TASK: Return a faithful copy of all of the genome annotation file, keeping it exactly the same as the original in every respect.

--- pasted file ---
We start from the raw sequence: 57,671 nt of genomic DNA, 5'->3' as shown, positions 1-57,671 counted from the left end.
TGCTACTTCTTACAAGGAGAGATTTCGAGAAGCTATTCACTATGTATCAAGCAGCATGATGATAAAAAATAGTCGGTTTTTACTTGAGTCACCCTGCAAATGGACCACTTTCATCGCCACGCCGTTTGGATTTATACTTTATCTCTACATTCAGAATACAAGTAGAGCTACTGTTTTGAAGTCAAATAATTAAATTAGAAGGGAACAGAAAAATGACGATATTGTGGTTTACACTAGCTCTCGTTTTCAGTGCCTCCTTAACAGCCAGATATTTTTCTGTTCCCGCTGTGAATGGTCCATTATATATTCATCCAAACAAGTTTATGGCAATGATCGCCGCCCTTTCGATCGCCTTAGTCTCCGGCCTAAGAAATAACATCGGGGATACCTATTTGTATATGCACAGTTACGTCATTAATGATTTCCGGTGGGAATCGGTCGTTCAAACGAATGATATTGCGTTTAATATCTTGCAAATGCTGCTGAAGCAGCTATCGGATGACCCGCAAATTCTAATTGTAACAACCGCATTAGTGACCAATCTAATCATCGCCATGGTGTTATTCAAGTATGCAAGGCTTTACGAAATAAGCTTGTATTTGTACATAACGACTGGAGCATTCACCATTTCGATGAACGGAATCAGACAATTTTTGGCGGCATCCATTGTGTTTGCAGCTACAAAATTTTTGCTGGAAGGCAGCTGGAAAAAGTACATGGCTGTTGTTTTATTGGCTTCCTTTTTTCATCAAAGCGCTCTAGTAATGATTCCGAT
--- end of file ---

We start from the raw sequence: 57,671 nt of genomic DNA, 5'->3' as shown, positions 1-57,671 counted from the left end.
TGCTACTTCTTACAAGGAGAGATTTCGAGAAGCTATTCACTATGTATCAAGCAGCATGATGATAAAAAATAGTCGGTTTTTACTTGAGTCACCCTGCAAATGGACCACTTTCATCGCCACGCCGTTTGGATTTATACTTTATCTCTACATTCAGAATACAAGTAGAGCTACTGTTTTGAAGTCAAATAATTAAATTAGAAGGGAACAGAAAAATGACGATATTGTGGTTTACACTAGCTCTCGTTTTCAGTGCCTCCTTAACAGCCAGATATTTTTCTGTTCCCGCTGTGAATGGTCCATTATATATTCATCCAAACAAGTTTATGGCAATGATCGCCGCCCTTTCGATCGCCTTAGTCTCCGGCCTAAGAAATAACATCGGGGATACCTATTTGTATATGCACAGTTACGTCATTAATGATTTCCGGTGGGAATCGGTCGTTCAAACGAATGATATTGCGTTTAATATCTTGCAAATGCTGCTGAAGCAGCTATCGGATGACCCGCAAATTCTAATTGTAACAACCGCATTAGTGACCAATCTAATCATCGCCATGGTGTTATTCAAGTATGCAAGGCTTTACGAAATAAGCTTGTATTTGTACATAACGACTGGAGCATTCACCATTTCGATGAACGGAATCAGACAATTTTTGGCGGCATCCATTGTGTTTGCAGCTACAAAATTTTTGCTGGAAGGCAGCTGGAAAAAGTACATGGCTGTTGTTTTATTGGCTTCCTTTTTTCATCAAAGCGCTCTAGTAATGATTCCGAT